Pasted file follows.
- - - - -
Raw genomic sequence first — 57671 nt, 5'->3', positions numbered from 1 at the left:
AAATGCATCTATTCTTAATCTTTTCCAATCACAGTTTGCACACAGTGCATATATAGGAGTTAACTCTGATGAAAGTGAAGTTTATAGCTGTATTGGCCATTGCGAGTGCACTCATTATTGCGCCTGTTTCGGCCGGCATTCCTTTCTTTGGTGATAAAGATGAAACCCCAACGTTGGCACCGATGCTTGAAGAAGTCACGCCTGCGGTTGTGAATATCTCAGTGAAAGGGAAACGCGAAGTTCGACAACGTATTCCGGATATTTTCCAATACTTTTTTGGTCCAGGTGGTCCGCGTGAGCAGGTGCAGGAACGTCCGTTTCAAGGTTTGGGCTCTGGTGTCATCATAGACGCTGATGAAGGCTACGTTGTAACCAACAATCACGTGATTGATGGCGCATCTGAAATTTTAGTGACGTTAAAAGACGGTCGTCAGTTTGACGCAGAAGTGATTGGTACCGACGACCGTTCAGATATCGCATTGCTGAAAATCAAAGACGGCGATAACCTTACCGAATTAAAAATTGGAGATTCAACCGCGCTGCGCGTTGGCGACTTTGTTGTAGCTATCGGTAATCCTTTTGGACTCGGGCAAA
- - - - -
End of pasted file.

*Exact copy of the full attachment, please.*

Raw genomic sequence first — 57671 nt, 5'->3', positions numbered from 1 at the left:
AAATGCATCTATTCTTAATCTTTTCCAATCACAGTTTGCACACAGTGCATATATAGGAGTTAACTCTGATGAAAGTGAAGTTTATAGCTGTATTGGCCATTGCGAGTGCACTCATTATTGCGCCTGTTTCGGCCGGCATTCCTTTCTTTGGTGATAAAGATGAAACCCCAACGTTGGCACCGATGCTTGAAGAAGTCACGCCTGCGGTTGTGAATATCTCAGTGAAAGGGAAACGCGAAGTTCGACAACGTATTCCGGATATTTTCCAATACTTTTTTGGTCCAGGTGGTCCGCGTGAGCAGGTGCAGGAACGTCCGTTTCAAGGTTTGGGCTCTGGTGTCATCATAGACGCTGATGAAGGCTACGTTGTAACCAACAATCACGTGATTGATGGCGCATCTGAAATTTTAGTGACGTTAAAAGACGGTCGTCAGTTTGACGCAGAAGTGATTGGTACCGACGACCGTTCAGATATCGCATTGCTGAAAATCAAAGACGGCGATAACCTTACCGAATTAAAAATTGGAGATTCAACCGCGCTGCGCGTTGGCGACTTTGTTGTAGCTATCGGTAATCCTTTTGGACTCGGGCAAA